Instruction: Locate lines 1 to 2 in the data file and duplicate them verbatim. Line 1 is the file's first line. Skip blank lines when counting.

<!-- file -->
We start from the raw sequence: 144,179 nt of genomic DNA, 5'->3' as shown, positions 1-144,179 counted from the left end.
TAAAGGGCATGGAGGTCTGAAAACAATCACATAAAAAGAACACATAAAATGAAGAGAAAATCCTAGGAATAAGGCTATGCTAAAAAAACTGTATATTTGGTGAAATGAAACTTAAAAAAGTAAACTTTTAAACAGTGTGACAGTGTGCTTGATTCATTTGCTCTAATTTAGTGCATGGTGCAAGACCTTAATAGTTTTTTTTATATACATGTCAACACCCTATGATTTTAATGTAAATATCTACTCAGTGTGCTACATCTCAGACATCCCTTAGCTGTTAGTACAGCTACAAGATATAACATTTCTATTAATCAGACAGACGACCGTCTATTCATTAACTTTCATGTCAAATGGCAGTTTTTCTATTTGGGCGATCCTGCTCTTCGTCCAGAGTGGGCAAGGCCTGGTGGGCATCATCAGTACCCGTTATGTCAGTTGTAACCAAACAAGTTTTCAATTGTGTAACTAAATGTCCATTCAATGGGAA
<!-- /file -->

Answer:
We start from the raw sequence: 144,179 nt of genomic DNA, 5'->3' as shown, positions 1-144,179 counted from the left end.
TAAAGGGCATGGAGGTCTGAAAACAATCACATAAAAAGAACACATAAAATGAAGAGAAAATCCTAGGAATAAGGCTATGCTAAAAAAACTGTATATTTGGTGAAATGAAACTTAAAAAAGTAAACTTTTAAACAGTGTGACAGTGTGCTTGATTCATTTGCTCTAATTTAGTGCATGGTGCAAGACCTTAATAGTTTTTTTTATATACATGTCAACACCCTATGATTTTAATGTAAATATCTACTCAGTGTGCTACATCTCAGACATCCCTTAGCTGTTAGTACAGCTACAAGATATAACATTTCTATTAATCAGACAGACGACCGTCTATTCATTAACTTTCATGTCAAATGGCAGTTTTTCTATTTGGGCGATCCTGCTCTTCGTCCAGAGTGGGCAAGGCCTGGTGGGCATCATCAGTACCCGTTATGTCAGTTGTAACCAAACAAGTTTTCAATTGTGTAACTAAATGTCCATTCAATGGGAA